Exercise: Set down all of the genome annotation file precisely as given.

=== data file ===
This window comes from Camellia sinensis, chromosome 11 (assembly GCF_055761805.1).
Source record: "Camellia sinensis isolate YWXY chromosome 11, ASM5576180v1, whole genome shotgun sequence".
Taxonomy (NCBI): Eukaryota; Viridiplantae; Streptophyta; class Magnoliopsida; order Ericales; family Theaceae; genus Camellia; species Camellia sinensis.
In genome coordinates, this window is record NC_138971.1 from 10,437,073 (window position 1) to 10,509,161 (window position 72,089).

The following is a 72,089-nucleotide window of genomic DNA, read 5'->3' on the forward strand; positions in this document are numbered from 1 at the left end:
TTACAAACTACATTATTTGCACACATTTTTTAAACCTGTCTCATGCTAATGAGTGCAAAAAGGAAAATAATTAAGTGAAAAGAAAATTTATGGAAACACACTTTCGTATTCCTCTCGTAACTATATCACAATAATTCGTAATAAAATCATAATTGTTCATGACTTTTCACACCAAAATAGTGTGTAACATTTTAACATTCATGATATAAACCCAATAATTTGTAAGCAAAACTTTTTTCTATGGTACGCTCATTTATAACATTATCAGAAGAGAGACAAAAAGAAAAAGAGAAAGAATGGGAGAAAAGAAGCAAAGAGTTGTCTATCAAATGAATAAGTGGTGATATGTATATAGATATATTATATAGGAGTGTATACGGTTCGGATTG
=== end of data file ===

This window comes from Camellia sinensis, chromosome 11 (assembly GCF_055761805.1).
Source record: "Camellia sinensis isolate YWXY chromosome 11, ASM5576180v1, whole genome shotgun sequence".
Taxonomy (NCBI): Eukaryota; Viridiplantae; Streptophyta; class Magnoliopsida; order Ericales; family Theaceae; genus Camellia; species Camellia sinensis.
In genome coordinates, this window is record NC_138971.1 from 10,437,073 (window position 1) to 10,509,161 (window position 72,089).

The following is a 72,089-nucleotide window of genomic DNA, read 5'->3' on the forward strand; positions in this document are numbered from 1 at the left end:
TTACAAACTACATTATTTGCACACATTTTTTAAACCTGTCTCATGCTAATGAGTGCAAAAAGGAAAATAATTAAGTGAAAAGAAAATTTATGGAAACACACTTTCGTATTCCTCTCGTAACTATATCACAATAATTCGTAATAAAATCATAATTGTTCATGACTTTTCACACCAAAATAGTGTGTAACATTTTAACATTCATGATATAAACCCAATAATTTGTAAGCAAAACTTTTTTCTATGGTACGCTCATTTATAACATTATCAGAAGAGAGACAAAAAGAAAAAGAGAAAGAATGGGAGAAAAGAAGCAAAGAGTTGTCTATCAAATGAATAAGTGGTGATATGTATATAGATATATTATATAGGAGTGTATACGGTTCGGATTG